The ability of ADSCs to differentiate into different types of cells is widely used in tissue engineering and regenerative medicine. Several studies described the use ADSC in tissue remodeling, stimulation of peripheral nerve repair [14], functional recovery in spinal cord damage [15], diabetes treatments [16] and liver injury repair [17]. The ADSCs are also used as filler in plastic and cosmetic surgery [18] and as the autologous chondrocytes alternative for a repair of articular cartilage in the knee [19]. The ADSCs were also used, in combination with fibrin glue and a biodegradable scaffold, to repair the calvarial bone defects [20]. For all these applications the ADSCs should be isolated from healthy and young donors.

Recently, Alt et al. [21] demonstrated that the number of tissue resident ADSCs decrease significantly with the increasing donor age. The ADSCs isolated from old donors display senescent features compared with cells isolated from young donors. Li et al. [22] reported that the donor’s age has the impact on proliferation of human bone marrow MSCs. Similarly, Paxson et al. [23] showed the lower number of colony forming units, lower growth potential and telomerase activity in lung-derived MSCs from older mice. Choudhery et al. [24] reported the effect of donor age on expansion and differentiation potential of human ADSCs and showed that the ADSCs from older donors had reduced viability, proliferation and differentiation potential. In contrast, Legzdina et al. [25] did not found age-related decrease in potential of growth and differentiation of ADSCs isolated from human donors. Authors concluded that the differences between studies from different laboratories resulted from donor-specificity and the intricacy in the dynamics of cell subsets present in ADSC population. In addition it has been shown that various diseases may affect number, proliferation and differentiation properties of MSCs [26].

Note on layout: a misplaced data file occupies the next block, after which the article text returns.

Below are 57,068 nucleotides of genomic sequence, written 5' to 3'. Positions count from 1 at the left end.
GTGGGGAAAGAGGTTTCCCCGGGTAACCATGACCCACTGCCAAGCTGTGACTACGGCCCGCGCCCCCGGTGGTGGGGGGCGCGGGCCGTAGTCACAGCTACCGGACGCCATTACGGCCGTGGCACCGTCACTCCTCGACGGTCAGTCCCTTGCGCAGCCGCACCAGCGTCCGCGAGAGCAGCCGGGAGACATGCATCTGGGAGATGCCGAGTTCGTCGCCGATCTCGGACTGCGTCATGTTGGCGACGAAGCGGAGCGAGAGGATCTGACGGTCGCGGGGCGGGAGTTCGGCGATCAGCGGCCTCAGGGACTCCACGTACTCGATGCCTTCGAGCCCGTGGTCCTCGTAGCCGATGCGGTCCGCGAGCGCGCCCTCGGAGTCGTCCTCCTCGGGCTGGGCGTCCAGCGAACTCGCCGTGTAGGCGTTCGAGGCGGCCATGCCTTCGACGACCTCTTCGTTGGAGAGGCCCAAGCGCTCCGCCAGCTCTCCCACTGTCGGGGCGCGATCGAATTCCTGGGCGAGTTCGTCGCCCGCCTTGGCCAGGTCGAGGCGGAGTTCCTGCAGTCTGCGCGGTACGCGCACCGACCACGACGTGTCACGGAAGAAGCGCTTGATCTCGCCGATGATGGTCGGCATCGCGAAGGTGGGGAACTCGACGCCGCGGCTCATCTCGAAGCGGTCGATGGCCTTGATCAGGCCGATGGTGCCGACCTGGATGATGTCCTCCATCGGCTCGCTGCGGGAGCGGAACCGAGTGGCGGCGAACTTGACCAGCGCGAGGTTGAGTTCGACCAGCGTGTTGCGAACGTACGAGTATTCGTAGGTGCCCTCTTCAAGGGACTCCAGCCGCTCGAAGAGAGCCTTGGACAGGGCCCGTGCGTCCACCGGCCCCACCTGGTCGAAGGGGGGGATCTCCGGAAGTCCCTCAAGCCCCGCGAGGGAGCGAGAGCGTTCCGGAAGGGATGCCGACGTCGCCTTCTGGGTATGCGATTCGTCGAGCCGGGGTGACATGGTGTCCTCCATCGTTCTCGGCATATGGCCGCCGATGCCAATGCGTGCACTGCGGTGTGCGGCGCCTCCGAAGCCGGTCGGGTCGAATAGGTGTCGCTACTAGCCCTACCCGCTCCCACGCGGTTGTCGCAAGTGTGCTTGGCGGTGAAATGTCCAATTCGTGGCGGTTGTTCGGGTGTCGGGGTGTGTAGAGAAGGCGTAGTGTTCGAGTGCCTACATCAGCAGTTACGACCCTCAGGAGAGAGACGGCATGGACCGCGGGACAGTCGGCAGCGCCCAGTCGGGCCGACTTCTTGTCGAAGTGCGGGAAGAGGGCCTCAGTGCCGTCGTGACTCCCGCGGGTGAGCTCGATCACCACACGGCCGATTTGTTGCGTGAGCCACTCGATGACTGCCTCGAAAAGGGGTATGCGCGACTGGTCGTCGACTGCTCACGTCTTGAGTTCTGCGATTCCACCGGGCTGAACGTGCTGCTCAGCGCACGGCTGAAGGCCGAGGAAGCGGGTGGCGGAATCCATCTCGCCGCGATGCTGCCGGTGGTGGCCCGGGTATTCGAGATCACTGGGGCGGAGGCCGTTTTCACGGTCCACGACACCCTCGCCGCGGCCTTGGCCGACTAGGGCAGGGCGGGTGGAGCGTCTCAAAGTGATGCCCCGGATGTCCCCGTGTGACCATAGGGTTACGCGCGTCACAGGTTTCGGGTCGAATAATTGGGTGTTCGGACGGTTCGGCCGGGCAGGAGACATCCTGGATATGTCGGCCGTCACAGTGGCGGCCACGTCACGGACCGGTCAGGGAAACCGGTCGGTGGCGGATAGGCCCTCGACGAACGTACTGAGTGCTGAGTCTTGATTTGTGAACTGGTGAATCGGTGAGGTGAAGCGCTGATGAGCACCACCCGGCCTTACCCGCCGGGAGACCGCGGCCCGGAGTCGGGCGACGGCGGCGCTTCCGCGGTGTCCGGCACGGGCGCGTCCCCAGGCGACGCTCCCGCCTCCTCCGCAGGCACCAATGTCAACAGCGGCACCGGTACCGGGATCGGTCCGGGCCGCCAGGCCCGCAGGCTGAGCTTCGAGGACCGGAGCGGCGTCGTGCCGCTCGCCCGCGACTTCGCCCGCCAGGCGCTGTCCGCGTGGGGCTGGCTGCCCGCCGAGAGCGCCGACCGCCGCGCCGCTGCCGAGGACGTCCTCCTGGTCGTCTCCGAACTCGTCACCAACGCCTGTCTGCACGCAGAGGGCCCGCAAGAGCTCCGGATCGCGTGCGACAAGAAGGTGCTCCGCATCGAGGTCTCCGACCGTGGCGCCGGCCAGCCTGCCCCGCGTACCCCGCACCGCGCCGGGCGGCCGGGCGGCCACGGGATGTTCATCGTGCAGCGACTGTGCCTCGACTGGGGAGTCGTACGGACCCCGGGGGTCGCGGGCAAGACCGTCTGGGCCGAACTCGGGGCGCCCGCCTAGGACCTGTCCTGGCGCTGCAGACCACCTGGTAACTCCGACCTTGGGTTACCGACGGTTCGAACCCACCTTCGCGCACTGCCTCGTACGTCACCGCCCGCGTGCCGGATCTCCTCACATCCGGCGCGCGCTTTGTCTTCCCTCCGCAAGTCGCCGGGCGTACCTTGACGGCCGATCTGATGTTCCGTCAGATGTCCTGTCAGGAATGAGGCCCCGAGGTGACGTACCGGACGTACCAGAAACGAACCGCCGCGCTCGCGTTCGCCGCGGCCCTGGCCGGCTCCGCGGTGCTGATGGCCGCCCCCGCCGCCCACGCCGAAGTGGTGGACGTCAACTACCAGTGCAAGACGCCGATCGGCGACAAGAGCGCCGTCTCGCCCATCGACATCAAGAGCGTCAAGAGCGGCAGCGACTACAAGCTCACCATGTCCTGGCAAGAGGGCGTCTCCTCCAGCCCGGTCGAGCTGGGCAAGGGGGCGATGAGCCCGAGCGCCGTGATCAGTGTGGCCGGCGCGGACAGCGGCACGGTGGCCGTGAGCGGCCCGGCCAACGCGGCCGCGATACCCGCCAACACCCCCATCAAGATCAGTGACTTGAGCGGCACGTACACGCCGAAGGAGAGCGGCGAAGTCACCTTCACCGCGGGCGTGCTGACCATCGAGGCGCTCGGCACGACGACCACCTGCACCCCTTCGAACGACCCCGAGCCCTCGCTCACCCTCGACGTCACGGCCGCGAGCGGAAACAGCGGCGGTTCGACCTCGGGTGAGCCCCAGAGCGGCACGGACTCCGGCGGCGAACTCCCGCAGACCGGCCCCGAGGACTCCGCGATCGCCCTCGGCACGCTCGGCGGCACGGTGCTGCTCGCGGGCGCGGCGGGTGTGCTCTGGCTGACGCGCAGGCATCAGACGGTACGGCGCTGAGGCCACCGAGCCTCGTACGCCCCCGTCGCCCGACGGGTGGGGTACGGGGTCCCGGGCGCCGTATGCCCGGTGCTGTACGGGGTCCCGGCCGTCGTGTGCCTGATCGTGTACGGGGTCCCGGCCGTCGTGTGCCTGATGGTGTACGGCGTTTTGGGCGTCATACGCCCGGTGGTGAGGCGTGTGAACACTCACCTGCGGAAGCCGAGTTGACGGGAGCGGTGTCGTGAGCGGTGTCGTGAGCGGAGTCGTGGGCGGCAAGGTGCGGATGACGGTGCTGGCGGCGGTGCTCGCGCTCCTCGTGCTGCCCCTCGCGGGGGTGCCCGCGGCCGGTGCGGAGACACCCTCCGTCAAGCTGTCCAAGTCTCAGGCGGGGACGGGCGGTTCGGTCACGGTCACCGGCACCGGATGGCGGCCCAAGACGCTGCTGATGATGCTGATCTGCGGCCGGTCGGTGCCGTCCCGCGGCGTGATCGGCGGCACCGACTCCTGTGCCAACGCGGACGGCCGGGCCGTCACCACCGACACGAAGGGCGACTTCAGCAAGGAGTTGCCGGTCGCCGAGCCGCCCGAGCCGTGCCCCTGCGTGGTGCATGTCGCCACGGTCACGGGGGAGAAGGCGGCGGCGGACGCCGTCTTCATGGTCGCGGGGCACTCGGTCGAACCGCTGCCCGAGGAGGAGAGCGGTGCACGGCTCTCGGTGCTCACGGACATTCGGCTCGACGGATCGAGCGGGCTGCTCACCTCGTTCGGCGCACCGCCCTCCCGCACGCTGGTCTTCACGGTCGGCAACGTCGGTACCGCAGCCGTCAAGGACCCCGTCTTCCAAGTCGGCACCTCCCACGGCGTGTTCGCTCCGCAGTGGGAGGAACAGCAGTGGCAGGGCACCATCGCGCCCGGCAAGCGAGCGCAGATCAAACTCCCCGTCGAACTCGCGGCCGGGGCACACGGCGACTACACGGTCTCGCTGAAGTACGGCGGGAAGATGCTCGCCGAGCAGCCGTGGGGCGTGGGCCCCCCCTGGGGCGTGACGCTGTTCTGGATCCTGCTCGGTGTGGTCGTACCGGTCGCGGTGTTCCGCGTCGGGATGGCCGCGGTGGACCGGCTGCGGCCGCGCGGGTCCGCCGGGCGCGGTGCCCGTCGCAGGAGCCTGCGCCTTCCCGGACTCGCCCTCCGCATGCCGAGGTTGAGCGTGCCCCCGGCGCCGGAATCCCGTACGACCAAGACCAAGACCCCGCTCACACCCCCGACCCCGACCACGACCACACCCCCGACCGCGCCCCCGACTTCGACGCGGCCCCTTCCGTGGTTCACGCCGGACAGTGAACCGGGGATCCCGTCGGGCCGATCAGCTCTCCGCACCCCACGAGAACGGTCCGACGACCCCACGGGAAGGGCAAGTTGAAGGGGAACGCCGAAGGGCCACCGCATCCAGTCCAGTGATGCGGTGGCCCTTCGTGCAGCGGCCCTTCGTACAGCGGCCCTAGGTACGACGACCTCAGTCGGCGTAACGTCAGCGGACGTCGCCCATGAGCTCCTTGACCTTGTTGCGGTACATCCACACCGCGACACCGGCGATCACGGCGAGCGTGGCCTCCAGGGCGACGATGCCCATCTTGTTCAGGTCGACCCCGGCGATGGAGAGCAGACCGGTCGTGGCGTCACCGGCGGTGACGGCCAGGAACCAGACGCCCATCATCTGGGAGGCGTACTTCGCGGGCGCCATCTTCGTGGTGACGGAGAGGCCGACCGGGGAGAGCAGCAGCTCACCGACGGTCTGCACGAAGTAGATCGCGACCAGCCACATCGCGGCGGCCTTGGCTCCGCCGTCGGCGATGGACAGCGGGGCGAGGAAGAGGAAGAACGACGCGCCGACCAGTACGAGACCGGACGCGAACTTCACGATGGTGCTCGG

In presented here study we evaluated how exposure to lipophilic substance HCP affects quality of MSCs (ADSCs and UCSCs). We found three major effects of HCP on MSCs cultured in vitro: (1) high toxicity (cell growth arrest) in the highest doses, (2) increased apoptosis especially pronounced in UCSCs, (3) inhibition of differentiation into osteoblasts, which persisted after HCP had been removed before induction of differentiation. The latter is of particular interest because it suggests that HCP causes long-lasting, or even permanent, changes in cell homeostasis, which inhibits the differentiation process. Similar long-lasting effects of the milieu on MSCs’ quality had been reported by others. Kim et al. [27] compared UCSCs isolated from gestational diabetes mellitus (GDM) and healthy pregnant women (N). GDM-UCSCs displayed decreased cell growth and significantly lower osteogenic and adipogenic differentiation potential then N-UCSCs. Furthermore, GDM-UCSCs exhibited earlier cellular senescence, low mitochondrial activity and reduced expression of the mitochondrial regulatory genes. Also Liu et al. [28] reported that MSCs isolated from bone marrow gestational diabetes mellitus patients exhibited lower growth than those isolated from a control group.